The digital equivalent of a traditional photographic tool—the graduated filter—is now a part of Lightroom 2. This tool provides photographers with a unique way to make image corrections and enhancements. Using a wide range of controls, from Exposure to Sharpness, you can apply an effect that has a distinct starting point and then eventually fades or trails off. In addition, you can control where and how quickly the effect fades, which allows you to make improvements that blend seamlessly into the photo without any telltale signs.
The Graduated Filter tool helps creatively solve problems that photographers have been grappling with for ages (see sidebar “The Graduated Filter in Context”). This new tool does require a shift in thinking as it enables you to manipulate effects and to accomplish results that were previously limited to other software or to in-camera solutions.
This short chapter will help get you up to speed on this topic and show you with two specific examples how to use this tool. While the tool offers almost innumerable uses, the intent here is to show you how it works and to lead you to think about new ways to improve your own images.
#78 Introducing the Graduated Filter
The Graduated Filter tool lets you make adjustments to your images within Lightroom that were previously impossible. You can create a gradiated correction or enhancement made up of Exposure, Brightness, Contrast, Saturation, Clarity, Sharpness, or Color.
To Select the Graduated Filter tool, just click on it in the tool strip (Figure 78a), or choose View > Graduated Filter, or press M. Next, choose an Effect, or modify the Effect slider controls. Now that the tool is set, click on the area where you would like to use the effect. Continue to hold the mouse button down and drag away from the initial area that was clicked. Drag farther away to create more of a gradiated and fading transition. Drag less to create less of a transition. Drag and rotate in order to rotate the direction of the transition.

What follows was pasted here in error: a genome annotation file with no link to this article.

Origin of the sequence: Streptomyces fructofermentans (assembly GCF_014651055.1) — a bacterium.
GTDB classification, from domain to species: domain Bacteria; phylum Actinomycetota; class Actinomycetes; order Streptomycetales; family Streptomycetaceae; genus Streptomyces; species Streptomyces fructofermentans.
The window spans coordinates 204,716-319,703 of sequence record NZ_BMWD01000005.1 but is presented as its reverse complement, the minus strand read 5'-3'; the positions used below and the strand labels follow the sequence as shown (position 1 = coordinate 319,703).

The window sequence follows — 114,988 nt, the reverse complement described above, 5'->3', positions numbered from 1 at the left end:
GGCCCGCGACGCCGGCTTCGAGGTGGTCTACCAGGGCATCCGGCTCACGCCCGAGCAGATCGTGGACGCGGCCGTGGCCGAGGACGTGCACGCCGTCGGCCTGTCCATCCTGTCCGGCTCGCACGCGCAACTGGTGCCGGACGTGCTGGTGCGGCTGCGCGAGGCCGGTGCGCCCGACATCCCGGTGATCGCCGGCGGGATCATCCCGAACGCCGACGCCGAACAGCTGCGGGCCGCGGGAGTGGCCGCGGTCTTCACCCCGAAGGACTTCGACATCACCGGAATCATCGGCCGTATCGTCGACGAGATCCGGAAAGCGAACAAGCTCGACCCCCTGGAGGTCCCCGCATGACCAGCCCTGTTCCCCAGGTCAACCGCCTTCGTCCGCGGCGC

As you drag, notice the effect, the effect guides, and a small node (called a pin). The lines reveal where the effect occurs and the length of the transition (Figure 78b). Position the cursor next to the pin, and the cursor will changed into a bent line with an arrow on each end. When you see this new cursor, click and drag in order to rotate the effect. Position the cursor over the pin, and the cursor will change into a hand icon. With the hand icon visible, click and drag to reposition the effect. If you would like to make changes to the controls, simply modify the sliders. Finally, if for some reason the effect is undesirable, press the Delete or the Backspace key to delete the effect.